7/25/2016, Right Wisconsin – “Over the last 20 years, spending on [Wisconsin] highway expansion has increased by 50 percent.”
That’s the claim being circulated by a conservative group. It contends Wisconsin does not need more transportation revenue, i.e., a gas tax increase, if it cuts back on “expansion” projects.
The 50 percent expansion claim is bogus.
When I asked the group to document its claim it could not provide specific data. Instead, it referenced a Capital Times article (!) quoting a report from the Wisconsin Public Interest Research Group (WISPIRG).
WISPIRG Director Peter Skopec told me its 50 percent expansion claim was based on growth in expenditures for “major” statewide projects and SE WIS freeway projects.
WISPIRG defines every dollar spent in those categories as “expansion.” This includes projects such as the Marquette and Zoo Interchanges and the North-South I-94 project from Milwaukee to the Illinois border. While portions of the latter clearly involve expansion, it’s clearly wrong to apply that label to modernization of the state’s two most heavily traveled freeway interchanges. Likewise, reconstruction of existing lanes on I-94 (or on other major projects throughout the state) obviously is not “expansion.” Yet WISPIRG uses that definition when describing dozens — perhaps hundreds — of projects throughout the state.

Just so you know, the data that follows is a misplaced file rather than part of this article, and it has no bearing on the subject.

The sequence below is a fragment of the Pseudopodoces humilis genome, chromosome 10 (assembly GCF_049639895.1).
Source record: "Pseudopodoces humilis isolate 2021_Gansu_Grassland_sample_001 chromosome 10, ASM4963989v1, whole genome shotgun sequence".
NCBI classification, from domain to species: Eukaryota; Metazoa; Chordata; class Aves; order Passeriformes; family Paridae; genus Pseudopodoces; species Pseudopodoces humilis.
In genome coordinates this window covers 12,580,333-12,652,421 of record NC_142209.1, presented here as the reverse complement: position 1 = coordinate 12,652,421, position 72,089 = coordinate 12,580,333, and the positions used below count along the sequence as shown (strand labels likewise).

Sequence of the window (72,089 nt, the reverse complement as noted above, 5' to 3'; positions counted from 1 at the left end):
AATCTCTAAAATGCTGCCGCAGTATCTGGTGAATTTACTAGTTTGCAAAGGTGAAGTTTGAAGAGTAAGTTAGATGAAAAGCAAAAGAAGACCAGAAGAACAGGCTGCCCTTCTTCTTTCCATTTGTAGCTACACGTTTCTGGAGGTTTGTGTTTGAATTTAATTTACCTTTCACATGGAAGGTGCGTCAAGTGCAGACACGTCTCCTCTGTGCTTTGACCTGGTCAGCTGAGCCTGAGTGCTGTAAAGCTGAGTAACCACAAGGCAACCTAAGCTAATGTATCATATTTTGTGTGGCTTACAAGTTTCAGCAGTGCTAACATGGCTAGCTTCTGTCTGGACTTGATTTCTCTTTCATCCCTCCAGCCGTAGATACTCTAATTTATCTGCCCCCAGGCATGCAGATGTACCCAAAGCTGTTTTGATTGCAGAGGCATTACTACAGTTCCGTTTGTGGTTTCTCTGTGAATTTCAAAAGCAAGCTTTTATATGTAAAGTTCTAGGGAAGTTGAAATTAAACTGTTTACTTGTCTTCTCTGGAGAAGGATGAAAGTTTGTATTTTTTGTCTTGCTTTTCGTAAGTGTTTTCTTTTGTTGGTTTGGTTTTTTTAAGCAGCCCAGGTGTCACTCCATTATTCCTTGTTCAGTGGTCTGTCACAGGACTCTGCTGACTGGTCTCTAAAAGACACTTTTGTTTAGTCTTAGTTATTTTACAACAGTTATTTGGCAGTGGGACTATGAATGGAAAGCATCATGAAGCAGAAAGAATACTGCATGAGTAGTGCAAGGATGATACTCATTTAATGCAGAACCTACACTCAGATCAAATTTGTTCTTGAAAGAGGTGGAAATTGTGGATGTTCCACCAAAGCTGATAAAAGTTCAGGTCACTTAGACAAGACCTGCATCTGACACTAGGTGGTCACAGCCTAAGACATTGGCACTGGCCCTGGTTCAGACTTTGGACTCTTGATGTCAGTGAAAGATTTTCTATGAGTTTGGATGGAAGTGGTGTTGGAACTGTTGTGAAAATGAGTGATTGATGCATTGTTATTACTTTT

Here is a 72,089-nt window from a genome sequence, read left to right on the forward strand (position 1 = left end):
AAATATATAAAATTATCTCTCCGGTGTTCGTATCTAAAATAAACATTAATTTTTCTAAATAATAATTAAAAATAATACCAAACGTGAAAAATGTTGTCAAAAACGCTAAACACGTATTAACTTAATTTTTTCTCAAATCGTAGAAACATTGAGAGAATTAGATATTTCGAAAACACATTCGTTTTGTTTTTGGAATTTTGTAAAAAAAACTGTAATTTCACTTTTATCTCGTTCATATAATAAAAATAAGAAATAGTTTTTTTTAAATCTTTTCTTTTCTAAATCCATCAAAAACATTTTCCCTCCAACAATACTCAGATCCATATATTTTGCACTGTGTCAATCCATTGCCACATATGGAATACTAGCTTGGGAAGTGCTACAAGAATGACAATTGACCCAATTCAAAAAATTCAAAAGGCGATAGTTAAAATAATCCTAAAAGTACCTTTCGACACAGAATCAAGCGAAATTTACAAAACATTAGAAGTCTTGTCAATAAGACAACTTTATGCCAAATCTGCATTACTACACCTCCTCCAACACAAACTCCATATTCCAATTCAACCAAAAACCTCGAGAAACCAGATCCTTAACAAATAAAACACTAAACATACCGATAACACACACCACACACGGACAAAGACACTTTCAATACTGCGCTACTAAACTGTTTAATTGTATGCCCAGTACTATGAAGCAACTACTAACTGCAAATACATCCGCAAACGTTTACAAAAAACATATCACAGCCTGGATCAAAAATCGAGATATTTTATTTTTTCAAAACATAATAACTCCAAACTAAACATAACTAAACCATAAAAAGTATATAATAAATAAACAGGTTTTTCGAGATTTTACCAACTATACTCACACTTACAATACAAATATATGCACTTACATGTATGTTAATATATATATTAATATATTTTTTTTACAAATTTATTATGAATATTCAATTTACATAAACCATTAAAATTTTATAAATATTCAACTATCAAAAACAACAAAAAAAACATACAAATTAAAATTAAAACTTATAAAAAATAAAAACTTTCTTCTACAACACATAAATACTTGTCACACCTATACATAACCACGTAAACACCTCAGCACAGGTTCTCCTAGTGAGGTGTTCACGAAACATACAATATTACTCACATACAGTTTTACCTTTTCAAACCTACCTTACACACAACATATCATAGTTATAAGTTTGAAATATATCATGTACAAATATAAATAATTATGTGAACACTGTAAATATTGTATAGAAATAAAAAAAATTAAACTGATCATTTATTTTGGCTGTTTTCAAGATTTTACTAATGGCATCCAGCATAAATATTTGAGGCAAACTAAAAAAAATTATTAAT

I asked WISDOT about WISPIRG’s claim. It explained that the majority of spending on projects cited by WISPIRG involved rehabilitation of existing lanes. It estimated that less than 15% of the spending called “expansion” by WISPIRG meets that definition.
I presented this background to the conservative group that is relying on WISPIRG’s claim. The group’s director declined to respond directly, writing instead, “It’s unfortunate that you have committed yourself to carrying the torch, whether intentionally or not, for interests that continue to use the heavy hand of government to limit competition and needlessly drive up costs for taxpayers.”